Not far from Nashville, a long way from Egypt.
A super day. I awakened at the Hermitage Hotel in downtown Nashville. It is an old hotel and in perfect repair. Truly a showplace. Grand lobby with immense chandeliers and bright immense skylights. There is a roaring fire in the fireplace and comfortable chairs and couches everywhere.
Last night, when I checked in, I ate a hamburger at the Oak Bar downstairs here. Cheerful, helpful bartender and waitresses. One, Bobbie Marie, showed me pictures of her poodles, which apparently have eyes that are split between a brown top and a blue bottom. Another told me about how her statistics teacher used to tell her that statistics are “…lies, all lies, all made up to make a point.” He was pretty close to the mark. I see studies written up in the newspapers day after day that purport to prove something and almost never do. The gullible reporters write them up anyway.
“Lies, all lies.” Good thing to remember about statistics.
This morning, I got up and got into my car and headed up to Murray, Kentucky, in a fierce freezing rain. Eventually, the rain died down, but it was still terribly cold. I slept and next thing I knew, I was in Murray. It is a charming town of about 28,000 people. My speech is at Murray State University. I was met in front of the Forrest Pogue Library, a simply beautiful building, by the woman in charge of the event, a former high school captain of the cheerleaders and still super beautiful, Jeannie. Wow, is she gorgeous. We had a little tour of the library, then a press conference, then dinner, then my speech.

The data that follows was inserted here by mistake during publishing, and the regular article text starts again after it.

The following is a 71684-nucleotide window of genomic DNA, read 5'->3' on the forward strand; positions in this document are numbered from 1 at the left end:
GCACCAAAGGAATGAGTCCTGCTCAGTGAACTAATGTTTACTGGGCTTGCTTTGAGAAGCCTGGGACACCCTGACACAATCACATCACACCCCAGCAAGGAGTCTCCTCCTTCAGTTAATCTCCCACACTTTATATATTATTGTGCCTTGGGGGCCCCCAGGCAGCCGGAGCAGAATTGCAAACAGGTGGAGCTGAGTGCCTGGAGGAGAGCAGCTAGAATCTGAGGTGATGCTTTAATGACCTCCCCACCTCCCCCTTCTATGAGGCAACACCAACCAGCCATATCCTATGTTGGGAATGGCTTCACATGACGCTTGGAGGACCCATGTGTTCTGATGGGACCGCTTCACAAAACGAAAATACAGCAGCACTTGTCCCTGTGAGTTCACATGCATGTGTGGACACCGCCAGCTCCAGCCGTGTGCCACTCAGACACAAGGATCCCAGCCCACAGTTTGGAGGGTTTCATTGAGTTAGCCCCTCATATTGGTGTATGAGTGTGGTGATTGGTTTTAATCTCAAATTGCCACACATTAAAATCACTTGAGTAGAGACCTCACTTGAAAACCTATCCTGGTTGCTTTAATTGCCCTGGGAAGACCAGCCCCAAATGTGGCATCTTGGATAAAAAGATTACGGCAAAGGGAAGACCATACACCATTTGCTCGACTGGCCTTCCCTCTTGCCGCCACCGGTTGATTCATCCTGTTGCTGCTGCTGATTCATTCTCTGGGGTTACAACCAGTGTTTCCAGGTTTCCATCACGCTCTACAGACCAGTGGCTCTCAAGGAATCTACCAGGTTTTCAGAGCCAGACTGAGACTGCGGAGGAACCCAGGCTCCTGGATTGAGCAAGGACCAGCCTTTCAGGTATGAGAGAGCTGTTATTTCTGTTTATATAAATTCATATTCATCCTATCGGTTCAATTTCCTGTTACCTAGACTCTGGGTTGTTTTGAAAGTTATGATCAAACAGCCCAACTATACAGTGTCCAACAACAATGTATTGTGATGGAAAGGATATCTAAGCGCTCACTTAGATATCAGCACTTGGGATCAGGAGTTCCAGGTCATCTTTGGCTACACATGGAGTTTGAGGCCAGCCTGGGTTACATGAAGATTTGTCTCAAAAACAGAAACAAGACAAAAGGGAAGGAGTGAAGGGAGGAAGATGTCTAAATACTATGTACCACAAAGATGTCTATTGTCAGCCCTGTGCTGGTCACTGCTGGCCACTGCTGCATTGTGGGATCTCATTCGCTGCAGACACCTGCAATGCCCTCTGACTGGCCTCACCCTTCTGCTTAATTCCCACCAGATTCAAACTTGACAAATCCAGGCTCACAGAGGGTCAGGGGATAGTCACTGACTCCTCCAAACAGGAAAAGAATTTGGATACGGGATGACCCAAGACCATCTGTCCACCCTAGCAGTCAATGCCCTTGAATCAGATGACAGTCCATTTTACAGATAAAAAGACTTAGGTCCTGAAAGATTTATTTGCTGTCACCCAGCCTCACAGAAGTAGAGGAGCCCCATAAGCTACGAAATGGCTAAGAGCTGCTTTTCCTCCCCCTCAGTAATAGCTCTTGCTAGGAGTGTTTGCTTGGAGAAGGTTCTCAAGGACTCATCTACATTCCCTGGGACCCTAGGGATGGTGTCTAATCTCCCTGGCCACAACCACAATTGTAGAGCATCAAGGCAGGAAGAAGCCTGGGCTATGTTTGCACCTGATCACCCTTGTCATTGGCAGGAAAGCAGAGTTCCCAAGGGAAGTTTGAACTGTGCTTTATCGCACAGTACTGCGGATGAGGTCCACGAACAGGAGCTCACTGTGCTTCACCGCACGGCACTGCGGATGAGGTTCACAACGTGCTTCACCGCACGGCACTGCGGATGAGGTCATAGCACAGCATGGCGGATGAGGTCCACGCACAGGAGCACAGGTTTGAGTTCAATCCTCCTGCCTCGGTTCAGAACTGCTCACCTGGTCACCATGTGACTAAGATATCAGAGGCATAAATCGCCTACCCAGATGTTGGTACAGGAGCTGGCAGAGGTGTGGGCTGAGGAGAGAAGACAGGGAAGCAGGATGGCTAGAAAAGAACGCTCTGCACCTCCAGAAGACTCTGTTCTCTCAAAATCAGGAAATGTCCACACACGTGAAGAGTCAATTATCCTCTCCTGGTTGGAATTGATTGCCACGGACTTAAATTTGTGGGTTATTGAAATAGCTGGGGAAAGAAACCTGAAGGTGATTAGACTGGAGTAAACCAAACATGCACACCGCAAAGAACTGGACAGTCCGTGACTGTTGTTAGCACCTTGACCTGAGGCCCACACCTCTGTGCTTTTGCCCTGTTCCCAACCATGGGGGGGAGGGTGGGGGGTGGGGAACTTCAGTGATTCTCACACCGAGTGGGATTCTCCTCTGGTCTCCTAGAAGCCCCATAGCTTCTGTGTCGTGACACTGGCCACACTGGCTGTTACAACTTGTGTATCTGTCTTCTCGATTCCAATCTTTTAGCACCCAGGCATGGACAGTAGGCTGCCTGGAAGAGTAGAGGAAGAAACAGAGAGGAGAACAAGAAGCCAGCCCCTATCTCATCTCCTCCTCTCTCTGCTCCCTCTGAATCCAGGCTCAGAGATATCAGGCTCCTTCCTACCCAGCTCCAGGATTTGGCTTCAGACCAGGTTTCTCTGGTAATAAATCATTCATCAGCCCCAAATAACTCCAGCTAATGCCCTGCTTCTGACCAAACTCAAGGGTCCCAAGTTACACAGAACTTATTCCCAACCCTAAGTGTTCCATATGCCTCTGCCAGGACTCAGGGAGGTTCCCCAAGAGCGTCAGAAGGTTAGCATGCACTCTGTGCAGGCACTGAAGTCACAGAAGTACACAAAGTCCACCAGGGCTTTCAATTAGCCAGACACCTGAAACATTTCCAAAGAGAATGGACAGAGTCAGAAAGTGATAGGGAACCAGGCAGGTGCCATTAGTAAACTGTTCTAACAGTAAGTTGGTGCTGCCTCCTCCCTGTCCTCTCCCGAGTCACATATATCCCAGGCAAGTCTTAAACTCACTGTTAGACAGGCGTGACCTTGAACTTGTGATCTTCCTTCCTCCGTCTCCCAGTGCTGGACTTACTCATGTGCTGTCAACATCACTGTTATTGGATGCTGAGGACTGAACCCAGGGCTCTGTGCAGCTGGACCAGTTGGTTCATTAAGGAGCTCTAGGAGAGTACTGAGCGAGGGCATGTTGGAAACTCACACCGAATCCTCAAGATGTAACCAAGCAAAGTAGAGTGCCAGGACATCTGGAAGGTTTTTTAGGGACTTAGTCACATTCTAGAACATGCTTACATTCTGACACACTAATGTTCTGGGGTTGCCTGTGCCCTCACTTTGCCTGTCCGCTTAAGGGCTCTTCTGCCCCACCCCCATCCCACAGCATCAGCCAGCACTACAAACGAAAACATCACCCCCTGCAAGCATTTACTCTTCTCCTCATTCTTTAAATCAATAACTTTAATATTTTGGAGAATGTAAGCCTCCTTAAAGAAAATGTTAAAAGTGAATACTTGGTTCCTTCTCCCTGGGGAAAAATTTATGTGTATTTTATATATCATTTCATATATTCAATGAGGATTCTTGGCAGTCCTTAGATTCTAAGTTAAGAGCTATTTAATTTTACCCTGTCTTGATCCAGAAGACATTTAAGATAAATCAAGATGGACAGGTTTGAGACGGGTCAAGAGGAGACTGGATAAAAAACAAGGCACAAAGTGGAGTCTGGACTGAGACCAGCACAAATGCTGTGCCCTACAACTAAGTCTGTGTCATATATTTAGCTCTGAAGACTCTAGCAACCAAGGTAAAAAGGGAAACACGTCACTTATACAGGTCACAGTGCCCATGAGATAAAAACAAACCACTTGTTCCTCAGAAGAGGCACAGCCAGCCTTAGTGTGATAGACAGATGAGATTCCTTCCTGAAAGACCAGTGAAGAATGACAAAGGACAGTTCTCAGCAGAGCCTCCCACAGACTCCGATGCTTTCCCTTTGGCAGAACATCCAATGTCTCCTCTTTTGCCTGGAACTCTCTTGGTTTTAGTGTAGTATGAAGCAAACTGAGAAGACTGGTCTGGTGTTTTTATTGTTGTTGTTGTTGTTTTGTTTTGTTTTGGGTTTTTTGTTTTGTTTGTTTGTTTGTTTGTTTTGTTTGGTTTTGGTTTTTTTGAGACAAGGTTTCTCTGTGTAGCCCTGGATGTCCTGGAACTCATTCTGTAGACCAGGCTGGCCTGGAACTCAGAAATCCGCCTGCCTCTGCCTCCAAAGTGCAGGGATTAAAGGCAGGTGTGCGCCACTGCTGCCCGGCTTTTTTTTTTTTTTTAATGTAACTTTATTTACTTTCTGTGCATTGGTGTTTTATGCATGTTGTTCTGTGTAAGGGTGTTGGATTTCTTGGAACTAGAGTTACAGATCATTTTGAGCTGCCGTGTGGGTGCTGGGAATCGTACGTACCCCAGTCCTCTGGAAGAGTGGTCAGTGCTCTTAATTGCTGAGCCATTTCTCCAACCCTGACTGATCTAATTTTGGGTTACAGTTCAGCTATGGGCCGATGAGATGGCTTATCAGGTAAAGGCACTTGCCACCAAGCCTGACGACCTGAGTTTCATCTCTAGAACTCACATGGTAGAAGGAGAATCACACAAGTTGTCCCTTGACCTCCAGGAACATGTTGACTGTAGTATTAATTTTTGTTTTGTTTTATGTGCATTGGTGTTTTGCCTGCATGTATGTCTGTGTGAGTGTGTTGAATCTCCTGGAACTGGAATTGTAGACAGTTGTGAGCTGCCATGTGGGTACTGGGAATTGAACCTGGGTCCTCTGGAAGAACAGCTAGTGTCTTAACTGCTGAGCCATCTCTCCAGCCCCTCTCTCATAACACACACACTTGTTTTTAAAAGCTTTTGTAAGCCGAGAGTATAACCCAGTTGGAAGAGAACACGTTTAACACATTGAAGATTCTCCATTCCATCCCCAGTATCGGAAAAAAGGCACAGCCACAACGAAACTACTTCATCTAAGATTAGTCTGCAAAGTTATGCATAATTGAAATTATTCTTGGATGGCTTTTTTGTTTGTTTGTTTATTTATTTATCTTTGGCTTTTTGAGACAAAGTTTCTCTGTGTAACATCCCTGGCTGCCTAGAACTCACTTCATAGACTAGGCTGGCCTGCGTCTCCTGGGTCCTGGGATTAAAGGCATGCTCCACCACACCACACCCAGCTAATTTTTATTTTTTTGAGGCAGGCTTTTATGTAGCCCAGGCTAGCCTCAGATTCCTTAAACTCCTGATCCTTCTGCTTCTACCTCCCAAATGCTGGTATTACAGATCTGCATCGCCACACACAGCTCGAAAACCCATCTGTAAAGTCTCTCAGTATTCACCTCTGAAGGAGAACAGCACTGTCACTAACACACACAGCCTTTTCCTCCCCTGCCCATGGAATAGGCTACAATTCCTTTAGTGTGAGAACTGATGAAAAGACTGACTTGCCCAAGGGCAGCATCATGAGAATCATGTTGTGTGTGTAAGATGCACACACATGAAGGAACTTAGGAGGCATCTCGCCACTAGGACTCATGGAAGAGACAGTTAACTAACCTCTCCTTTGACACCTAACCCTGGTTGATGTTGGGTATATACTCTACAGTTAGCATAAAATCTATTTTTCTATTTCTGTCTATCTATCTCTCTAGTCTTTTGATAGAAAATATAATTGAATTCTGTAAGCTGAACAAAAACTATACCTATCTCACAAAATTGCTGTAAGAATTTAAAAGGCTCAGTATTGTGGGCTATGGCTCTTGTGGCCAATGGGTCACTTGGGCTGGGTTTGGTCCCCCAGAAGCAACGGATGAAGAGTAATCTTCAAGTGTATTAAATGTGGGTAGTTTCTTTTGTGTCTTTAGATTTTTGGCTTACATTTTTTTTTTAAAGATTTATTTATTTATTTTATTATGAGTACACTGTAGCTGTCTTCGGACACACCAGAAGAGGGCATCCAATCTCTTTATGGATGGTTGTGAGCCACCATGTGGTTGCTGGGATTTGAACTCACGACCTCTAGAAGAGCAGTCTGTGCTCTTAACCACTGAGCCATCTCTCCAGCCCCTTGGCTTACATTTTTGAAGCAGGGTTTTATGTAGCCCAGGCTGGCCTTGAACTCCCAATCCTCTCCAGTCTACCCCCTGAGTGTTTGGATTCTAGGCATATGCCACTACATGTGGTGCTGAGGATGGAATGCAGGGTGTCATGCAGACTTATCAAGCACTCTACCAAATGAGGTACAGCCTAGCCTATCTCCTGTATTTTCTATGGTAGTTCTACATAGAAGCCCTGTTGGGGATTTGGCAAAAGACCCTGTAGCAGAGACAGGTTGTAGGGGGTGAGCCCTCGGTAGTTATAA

It all went super well, the way things always do in small Southern or border state towns. The air was bitter cold, with a cruel wind, and as we walked to the auditorium, I thought it would be amazing if anyone showed up. But we had a completely full house, which made me super happy. The audience was lively, pleasant, good natured, got all of my jokes, and I loved them.
I really hated to leave, which I did after a short faculty reception. It was an easy ride back with me sleeping most of the way, and then when I got back to my room, I had a snack of onion puree, then watched the news from Egypt.
It is all bad in Egypt. But Murray, Kentucky, is the Garden of Eden, and Murray State is paradise.
A man of faith in a godless age is hitting Americans where it hurts.
Mr. and Mrs. American Spectator Reader, let P.J. O’Rourke talk sense to your kids.
In Britain, defending your property can get you life.
It won’t take long for conservatives to scratch this presidential wannabe off their 2008 scorecard.
Was the President done in by the economy, or by the politics of the economy?